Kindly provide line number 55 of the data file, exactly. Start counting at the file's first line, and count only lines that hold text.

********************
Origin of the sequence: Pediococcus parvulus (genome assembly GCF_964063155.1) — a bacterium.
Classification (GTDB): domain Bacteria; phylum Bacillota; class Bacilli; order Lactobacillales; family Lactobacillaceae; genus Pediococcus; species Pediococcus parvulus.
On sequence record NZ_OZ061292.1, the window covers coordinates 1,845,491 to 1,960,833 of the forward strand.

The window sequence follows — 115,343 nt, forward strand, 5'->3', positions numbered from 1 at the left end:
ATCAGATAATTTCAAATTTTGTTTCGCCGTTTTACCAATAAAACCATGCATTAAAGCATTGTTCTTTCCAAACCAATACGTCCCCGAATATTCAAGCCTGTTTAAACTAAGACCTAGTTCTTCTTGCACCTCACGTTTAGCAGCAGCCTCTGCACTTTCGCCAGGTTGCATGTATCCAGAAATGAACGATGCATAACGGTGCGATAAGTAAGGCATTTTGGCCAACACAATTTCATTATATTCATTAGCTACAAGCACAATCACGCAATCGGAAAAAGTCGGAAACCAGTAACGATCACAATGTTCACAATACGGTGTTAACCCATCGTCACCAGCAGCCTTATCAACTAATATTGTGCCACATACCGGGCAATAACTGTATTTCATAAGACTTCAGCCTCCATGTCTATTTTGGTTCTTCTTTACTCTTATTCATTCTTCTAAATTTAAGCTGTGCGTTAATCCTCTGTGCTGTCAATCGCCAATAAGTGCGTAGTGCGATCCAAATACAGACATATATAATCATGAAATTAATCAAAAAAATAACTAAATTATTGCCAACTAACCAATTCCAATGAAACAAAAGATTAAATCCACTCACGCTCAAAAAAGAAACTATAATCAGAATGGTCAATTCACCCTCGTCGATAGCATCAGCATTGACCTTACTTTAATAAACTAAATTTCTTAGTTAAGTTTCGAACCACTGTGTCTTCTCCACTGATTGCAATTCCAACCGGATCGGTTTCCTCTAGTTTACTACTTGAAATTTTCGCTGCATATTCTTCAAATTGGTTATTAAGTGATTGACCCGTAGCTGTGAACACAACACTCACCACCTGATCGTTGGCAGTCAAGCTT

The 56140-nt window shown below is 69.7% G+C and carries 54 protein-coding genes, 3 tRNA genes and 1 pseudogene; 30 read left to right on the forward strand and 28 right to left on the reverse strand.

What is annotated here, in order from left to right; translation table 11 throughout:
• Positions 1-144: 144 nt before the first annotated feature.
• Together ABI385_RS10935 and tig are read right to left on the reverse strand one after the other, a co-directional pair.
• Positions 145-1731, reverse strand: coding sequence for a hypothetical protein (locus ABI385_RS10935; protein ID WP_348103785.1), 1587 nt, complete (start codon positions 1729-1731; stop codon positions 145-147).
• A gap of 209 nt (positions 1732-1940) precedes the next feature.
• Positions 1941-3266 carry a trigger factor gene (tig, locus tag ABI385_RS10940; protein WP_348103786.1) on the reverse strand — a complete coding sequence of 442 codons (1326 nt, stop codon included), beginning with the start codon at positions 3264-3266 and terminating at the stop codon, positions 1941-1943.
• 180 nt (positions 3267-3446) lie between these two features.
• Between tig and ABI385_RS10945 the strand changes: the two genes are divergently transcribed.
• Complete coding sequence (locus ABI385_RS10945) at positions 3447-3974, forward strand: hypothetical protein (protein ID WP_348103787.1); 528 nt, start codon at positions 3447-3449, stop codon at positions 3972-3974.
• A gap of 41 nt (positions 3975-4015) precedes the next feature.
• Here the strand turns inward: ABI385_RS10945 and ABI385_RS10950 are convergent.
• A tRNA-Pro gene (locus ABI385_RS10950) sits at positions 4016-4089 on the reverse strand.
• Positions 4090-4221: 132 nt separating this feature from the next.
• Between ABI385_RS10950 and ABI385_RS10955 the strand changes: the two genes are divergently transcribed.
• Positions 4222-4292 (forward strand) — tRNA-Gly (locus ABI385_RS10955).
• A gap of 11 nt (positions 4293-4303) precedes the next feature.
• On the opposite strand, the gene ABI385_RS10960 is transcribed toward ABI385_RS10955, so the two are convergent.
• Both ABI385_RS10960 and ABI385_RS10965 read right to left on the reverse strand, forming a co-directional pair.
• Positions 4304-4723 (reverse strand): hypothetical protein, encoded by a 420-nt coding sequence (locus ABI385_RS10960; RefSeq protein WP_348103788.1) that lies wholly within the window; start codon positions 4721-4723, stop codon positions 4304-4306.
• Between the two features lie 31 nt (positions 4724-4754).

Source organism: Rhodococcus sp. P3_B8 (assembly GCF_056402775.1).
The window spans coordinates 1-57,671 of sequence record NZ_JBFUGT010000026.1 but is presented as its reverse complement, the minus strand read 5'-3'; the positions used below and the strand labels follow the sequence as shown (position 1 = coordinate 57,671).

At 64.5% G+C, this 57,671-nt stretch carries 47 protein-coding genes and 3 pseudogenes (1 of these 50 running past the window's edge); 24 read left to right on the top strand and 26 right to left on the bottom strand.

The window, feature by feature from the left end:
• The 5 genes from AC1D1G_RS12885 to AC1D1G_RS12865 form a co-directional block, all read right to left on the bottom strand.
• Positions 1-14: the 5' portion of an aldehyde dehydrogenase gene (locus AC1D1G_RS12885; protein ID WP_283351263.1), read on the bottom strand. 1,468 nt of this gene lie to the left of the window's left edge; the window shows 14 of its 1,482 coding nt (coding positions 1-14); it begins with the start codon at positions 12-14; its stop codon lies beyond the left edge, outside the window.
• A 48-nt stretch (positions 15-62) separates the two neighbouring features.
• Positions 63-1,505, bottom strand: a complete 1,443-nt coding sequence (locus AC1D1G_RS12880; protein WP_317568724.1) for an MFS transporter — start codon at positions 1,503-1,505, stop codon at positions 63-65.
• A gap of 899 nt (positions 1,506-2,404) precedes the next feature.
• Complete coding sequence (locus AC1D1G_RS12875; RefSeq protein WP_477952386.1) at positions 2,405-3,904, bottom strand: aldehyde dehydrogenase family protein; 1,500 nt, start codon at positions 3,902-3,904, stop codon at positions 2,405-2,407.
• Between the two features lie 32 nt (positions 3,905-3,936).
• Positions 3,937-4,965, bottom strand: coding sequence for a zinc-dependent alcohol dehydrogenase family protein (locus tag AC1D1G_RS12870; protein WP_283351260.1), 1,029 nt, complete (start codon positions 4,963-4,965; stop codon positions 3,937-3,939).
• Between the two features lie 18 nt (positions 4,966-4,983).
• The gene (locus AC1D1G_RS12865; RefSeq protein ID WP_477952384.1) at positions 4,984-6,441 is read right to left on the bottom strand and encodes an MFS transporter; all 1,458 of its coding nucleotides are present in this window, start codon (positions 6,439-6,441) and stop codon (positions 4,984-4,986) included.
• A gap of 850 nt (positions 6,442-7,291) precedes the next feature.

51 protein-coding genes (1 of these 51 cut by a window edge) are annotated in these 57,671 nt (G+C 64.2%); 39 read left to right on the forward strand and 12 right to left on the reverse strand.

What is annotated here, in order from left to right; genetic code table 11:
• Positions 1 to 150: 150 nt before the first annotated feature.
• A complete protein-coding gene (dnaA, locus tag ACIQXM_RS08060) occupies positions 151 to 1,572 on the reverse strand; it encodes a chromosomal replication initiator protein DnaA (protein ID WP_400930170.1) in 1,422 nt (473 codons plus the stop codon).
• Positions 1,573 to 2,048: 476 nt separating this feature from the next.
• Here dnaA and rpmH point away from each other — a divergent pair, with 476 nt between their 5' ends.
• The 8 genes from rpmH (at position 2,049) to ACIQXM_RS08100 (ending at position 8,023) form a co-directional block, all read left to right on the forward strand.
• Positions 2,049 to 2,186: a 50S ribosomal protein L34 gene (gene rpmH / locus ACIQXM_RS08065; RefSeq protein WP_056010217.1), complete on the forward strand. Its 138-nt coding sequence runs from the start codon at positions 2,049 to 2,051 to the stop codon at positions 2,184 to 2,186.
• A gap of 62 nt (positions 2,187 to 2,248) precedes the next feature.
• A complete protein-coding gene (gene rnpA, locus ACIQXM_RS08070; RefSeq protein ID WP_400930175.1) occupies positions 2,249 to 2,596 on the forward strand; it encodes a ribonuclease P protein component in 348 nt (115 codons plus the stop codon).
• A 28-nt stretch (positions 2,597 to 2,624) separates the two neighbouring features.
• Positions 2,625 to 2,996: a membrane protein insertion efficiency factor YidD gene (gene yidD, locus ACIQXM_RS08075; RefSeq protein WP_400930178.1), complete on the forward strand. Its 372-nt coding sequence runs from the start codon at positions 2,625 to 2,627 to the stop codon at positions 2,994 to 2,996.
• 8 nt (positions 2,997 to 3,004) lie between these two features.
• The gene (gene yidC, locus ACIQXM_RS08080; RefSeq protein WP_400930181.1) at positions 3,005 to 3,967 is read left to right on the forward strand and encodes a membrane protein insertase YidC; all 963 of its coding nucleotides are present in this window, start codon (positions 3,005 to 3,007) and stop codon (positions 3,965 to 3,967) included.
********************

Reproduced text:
• The gene (gene yidC, locus ACIQXM_RS08080; RefSeq protein WP_400930181.1) at positions 3,005 to 3,967 is read left to right on the forward strand and encodes a membrane protein insertase YidC; all 963 of its coding nucleotides are present in this window, start codon (positions 3,005 to 3,007) and stop codon (positions 3,965 to 3,967) included.